•    The dollar’s strength has caught many investors by surprise and has led to a precipitous drop in the price of oil from about $99 in June 2014 to current levels around $51. At CWM, we think the strong dollar is a sign of continued strength in the US and not just a flight to quality.
•    US Treasuries have rallied the past year, particularly the long end. The 10-year Treasury is still below 2.00%.  The US 10-yr @ 1.91% vs. Germany's equivalent @ .016% and Japan's equivalent @.365% as of this writing.

Chief Economist of Gluskin Sheff, David Rosenberg, thinks the stronger dollar is already acting as a tightening mechanism (higher interest rates) as US corporate profits have begun to get squeezed.  He states, “The Fed would be well advised to sit back, watch, and assess--- and let the dollar do the heavy lifting.” Corporate America, according to some estimates, lost over 18 billion in Q4 2014 due to the stronger dollar. The market is an efficient pricing mechanism, and we think it has adequately priced in the effects of a stronger dollar on corporate earnings going forward.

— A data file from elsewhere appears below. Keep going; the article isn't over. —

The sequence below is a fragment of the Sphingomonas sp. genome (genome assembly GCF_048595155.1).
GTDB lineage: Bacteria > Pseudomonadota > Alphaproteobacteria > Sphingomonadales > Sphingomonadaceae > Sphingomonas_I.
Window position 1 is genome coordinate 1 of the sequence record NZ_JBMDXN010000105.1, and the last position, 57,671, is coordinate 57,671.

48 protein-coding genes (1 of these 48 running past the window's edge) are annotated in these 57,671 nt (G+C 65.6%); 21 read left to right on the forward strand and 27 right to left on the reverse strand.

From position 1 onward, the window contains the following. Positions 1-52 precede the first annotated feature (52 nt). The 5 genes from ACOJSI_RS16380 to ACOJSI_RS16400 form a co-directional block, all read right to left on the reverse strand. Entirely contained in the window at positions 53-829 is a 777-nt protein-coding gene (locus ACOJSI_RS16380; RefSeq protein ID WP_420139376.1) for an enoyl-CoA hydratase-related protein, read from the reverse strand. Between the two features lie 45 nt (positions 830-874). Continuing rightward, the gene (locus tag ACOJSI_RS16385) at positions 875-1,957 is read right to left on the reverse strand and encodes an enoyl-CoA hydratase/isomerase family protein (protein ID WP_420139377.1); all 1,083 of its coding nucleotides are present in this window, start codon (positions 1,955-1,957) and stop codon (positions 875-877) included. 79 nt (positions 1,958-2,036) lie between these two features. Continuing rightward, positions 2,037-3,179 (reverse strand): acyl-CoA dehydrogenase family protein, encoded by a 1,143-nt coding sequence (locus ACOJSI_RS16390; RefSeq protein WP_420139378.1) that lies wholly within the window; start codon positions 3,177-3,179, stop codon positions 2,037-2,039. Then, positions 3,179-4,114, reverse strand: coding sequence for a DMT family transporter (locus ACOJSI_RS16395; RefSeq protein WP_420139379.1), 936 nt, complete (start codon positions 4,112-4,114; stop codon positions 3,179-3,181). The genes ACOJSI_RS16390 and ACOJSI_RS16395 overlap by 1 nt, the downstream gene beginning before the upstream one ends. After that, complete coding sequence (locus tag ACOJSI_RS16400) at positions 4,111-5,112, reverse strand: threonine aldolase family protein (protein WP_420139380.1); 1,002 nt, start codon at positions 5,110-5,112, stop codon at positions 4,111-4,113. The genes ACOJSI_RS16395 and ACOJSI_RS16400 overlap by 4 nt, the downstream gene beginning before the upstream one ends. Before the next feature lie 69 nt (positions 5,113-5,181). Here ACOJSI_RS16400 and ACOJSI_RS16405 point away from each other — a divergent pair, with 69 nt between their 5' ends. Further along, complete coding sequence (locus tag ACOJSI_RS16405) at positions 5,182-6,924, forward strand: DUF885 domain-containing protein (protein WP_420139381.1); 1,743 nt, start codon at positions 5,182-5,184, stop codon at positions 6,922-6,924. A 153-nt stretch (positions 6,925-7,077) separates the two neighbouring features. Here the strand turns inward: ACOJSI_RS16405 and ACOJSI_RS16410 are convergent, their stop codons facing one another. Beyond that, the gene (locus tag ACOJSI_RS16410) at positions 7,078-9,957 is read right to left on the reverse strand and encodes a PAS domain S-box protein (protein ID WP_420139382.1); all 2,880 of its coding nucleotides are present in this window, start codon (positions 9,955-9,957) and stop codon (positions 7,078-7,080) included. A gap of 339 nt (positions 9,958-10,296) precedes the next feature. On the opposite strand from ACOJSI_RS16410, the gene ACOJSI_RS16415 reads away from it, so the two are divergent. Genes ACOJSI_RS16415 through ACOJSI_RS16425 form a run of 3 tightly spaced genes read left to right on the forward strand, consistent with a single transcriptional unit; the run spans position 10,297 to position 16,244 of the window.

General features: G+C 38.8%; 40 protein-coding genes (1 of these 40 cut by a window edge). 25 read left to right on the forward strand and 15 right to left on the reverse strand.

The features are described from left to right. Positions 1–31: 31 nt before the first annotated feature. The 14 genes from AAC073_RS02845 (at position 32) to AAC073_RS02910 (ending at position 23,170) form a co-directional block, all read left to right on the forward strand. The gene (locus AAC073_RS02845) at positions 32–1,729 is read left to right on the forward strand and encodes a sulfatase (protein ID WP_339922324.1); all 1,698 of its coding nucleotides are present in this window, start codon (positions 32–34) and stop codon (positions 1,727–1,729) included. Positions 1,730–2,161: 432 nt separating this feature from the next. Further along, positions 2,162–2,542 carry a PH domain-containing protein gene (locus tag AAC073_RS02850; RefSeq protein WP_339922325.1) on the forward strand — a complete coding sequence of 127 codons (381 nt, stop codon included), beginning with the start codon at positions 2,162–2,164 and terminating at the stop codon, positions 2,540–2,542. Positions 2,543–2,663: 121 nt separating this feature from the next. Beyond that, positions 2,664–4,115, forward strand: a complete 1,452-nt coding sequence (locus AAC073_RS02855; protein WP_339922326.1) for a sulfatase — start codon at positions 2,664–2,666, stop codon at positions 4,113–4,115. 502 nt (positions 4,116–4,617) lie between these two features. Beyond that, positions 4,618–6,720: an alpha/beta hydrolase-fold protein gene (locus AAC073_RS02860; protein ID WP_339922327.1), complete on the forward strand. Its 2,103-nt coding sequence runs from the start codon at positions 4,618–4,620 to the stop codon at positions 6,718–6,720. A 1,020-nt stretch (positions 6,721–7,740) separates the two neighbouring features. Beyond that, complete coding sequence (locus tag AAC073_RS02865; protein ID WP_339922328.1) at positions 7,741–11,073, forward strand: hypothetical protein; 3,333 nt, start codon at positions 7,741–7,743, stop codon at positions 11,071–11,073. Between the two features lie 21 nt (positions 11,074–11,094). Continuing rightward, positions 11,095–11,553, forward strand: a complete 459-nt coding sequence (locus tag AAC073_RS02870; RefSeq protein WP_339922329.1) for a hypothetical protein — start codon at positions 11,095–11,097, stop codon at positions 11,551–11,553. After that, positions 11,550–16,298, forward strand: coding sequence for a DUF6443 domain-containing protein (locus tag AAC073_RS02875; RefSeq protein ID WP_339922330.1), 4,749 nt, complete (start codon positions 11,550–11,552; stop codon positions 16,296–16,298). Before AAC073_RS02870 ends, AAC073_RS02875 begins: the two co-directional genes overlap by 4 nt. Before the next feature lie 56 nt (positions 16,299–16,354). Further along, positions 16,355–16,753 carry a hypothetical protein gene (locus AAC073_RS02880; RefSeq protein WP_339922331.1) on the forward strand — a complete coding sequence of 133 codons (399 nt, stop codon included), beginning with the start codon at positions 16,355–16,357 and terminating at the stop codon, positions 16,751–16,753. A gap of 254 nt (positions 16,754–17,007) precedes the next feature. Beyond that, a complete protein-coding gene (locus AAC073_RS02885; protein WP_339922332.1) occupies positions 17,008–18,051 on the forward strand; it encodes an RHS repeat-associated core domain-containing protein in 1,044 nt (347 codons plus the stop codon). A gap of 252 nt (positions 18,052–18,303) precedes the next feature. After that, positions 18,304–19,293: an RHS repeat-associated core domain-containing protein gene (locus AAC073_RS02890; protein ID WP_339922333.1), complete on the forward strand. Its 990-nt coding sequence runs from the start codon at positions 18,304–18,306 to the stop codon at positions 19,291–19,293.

In his April Market Insights, Rich Bernstein (a market bull) of Richard Bernstein Advisors begins by stating “Beauty is in the eye of the beholder – the same can be said for equity valuations”. His conclusion based on his quantitative work:  “the market is valued as it would typically be for a mid-cycle period, roughly fairly valued”.

This bull market is one that many market pros seem to hate--market pullbacks of 5 - 8% are healthy. Once the Fed makes its move, perhaps later this year, we think the markets will act more decisively. We suspect that liquidity will not be shut off by Central Banks in the form of significant tightening this year.
The following highlights CWM’s investment strategy for the balance of 2015: